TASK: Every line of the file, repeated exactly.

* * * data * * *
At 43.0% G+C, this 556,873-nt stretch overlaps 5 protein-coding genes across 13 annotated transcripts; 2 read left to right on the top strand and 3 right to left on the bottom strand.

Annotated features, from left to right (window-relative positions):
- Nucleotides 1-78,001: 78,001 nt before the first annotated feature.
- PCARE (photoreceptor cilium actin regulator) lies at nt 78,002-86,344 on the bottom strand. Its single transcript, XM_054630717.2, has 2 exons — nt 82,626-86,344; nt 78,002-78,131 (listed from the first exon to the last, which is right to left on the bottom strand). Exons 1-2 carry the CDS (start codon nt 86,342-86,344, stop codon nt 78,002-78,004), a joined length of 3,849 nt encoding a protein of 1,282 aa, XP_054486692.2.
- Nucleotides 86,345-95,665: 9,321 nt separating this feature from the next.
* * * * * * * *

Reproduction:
At 43.0% G+C, this 556,873-nt stretch overlaps 5 protein-coding genes across 13 annotated transcripts; 2 read left to right on the top strand and 3 right to left on the bottom strand.

Annotated features, from left to right (window-relative positions):
- Nucleotides 1-78,001: 78,001 nt before the first annotated feature.
- PCARE (photoreceptor cilium actin regulator) lies at nt 78,002-86,344 on the bottom strand. Its single transcript, XM_054630717.2, has 2 exons — nt 82,626-86,344; nt 78,002-78,131 (listed from the first exon to the last, which is right to left on the bottom strand). Exons 1-2 carry the CDS (start codon nt 86,342-86,344, stop codon nt 78,002-78,004), a joined length of 3,849 nt encoding a protein of 1,282 aa, XP_054486692.2.
- Nucleotides 86,345-95,665: 9,321 nt separating this feature from the next.